Victoria decides they need a little holiday. They’ll go to the north of England, where Albert can indulge his mania for progress and trains, and she can show off the country’s potential future regent to the Tories. Harriet Sutherland plays travel agent and lays out their itinerary. Victoria wants a small party — the Duchess of Kent is NOT invited.
Their host in Staffordshire is Sir Piers Giffard, who is apparently fictional and definitely a snob.
Over dinner, Sir Piers reminds everyone that his family has been in England since the days of the Norman conquest.
Lady Beatrice finds her husband’s jokes about the newness of the House of Hanover completely hilarious.
And here’s a look at Victoria’s jewels. Albert, meanwhile, is nerding out about the local ceramics factories. Sir Piers is not interested. He likes hunting. Albert doesn’t hunt.
The compromise? A shooting party.
Such fun for the ladies, who get to sit around and watch the men shoot. Even queens didn’t get to have any fun in the nineteenth century. Things get even more thrilling for Victoria when the Giffards’ neighbor, Robert Peel, pops over for an appearance. At lunch, Peel, Piers, and Albert chat about railways. Peel and Albert have a similarly positive view of the railroad. Common ground!
(Where the heck is Melbourne? Does he know he’s still Prime Minister until 1841???)
Peel mentions that he’s got a locomotive over at his place and invites everyone for a visit. The next morning, Victoria asks Albert to decline, but, fed up with her criticisms of his conversational skills, he goes anyway. Albert is in Machine Nerd Paradise.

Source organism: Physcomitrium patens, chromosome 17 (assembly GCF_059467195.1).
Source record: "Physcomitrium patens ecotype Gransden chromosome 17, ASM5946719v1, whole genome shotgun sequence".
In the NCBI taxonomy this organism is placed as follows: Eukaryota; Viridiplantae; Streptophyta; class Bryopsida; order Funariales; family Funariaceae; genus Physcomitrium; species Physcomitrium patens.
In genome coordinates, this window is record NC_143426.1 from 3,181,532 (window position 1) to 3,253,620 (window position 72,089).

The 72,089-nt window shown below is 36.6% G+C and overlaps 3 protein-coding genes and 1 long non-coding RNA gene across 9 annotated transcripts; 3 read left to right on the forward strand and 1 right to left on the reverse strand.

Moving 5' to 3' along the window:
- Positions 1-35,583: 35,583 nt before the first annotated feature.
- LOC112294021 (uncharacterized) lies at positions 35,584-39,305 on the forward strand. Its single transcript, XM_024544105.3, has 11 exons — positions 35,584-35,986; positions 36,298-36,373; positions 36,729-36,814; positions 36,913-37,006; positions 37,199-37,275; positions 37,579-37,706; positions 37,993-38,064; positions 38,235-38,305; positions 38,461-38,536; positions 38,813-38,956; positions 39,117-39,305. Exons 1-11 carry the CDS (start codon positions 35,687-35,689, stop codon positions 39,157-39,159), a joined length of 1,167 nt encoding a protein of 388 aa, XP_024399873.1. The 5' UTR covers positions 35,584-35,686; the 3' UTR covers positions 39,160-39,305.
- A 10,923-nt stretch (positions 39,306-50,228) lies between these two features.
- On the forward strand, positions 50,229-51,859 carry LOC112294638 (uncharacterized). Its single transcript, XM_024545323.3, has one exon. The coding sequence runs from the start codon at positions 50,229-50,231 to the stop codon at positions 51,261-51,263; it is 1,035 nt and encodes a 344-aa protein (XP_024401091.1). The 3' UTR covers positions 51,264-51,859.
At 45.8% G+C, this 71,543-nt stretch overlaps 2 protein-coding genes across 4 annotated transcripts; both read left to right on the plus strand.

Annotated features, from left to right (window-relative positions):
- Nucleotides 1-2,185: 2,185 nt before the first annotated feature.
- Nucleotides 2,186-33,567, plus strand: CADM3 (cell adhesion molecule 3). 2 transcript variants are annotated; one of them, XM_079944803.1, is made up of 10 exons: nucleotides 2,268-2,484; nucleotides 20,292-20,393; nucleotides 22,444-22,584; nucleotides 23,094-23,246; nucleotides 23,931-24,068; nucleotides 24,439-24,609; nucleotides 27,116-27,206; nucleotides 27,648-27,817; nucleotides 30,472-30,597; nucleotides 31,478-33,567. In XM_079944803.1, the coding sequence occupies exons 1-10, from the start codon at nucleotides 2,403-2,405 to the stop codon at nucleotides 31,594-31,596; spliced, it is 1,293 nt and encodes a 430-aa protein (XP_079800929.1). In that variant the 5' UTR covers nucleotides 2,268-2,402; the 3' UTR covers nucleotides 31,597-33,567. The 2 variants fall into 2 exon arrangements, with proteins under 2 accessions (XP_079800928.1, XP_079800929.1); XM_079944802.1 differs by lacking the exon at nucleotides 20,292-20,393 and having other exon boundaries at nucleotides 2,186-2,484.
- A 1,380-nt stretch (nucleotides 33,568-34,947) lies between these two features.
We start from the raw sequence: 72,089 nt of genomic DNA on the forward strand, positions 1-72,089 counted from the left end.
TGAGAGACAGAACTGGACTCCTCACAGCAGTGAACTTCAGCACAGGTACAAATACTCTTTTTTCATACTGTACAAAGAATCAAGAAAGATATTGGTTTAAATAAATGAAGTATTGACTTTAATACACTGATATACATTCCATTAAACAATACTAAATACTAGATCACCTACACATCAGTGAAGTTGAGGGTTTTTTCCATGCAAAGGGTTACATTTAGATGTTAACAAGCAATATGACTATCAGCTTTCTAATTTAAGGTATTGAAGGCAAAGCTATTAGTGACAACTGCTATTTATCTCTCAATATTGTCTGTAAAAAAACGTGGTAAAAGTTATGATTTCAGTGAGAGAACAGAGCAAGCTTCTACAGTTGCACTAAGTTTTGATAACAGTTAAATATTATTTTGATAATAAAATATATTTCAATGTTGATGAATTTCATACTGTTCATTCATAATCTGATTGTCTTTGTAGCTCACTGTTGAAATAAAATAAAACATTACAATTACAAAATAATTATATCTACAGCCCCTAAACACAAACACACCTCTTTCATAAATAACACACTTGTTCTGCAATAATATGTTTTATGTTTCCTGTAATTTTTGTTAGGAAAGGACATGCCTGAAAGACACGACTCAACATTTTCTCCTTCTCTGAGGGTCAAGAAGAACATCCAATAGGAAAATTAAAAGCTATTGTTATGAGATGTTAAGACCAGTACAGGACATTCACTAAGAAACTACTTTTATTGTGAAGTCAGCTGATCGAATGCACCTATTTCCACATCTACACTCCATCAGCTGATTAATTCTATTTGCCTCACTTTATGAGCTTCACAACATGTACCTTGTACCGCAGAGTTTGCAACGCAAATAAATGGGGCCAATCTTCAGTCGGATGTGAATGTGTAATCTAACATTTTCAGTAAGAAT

While Albert and Peel develop a bromance on board the train, Victoria corners Sir Piers on the matter of the regency. He weasels out of the conversation.
Back in London, Harriet has been left to babysit the Duchess of Kent. She’s distracted, though, by missing Ernst. It’s too bad they’ve conjured up this fictional romance as Harriet’s main storyline. She was a fascinating figure in the British anti-slavery movement, and she and Albert could be doing some serious organizing together.
Albert comes back all smudged from his train journey, and he and Victoria have it out. She wears a nice, era-appropriate pendant necklace for their fight.
Victoria gets over the tiff and decides she needs to try this train business for herself. She drags Lehzen over to Peel’s house so she can hop on. (Queen Victoria’s real first journey on a train was well publicized — it happened in 1842 in Windsor, not during a random visit to Robert Peel’s house.)
Robert Peel’s train is pretty slow; Albert’s able to run alongside and even ask whether she’s enjoying herself. The answer is YES.
By the time they head back to London, they’ve made up nicely.
Peel goes back to the Tories and endorses the plan to make Albert regent. Wellington is aghast, but Peel likes Albert now — and, even more important, he thinks he may be politically useful.
Peel goes to see Victoria, who has a sort of reverse-coronet situation going on with her hair. He tells her that the Tories support any plan to make Albert regent. She’s pleased, but tells him that she’s “far too busy to die.”
We end this (rather uneventful) episode with another look at the mini-Albert Brooch as Victoria and Albert work together side by side.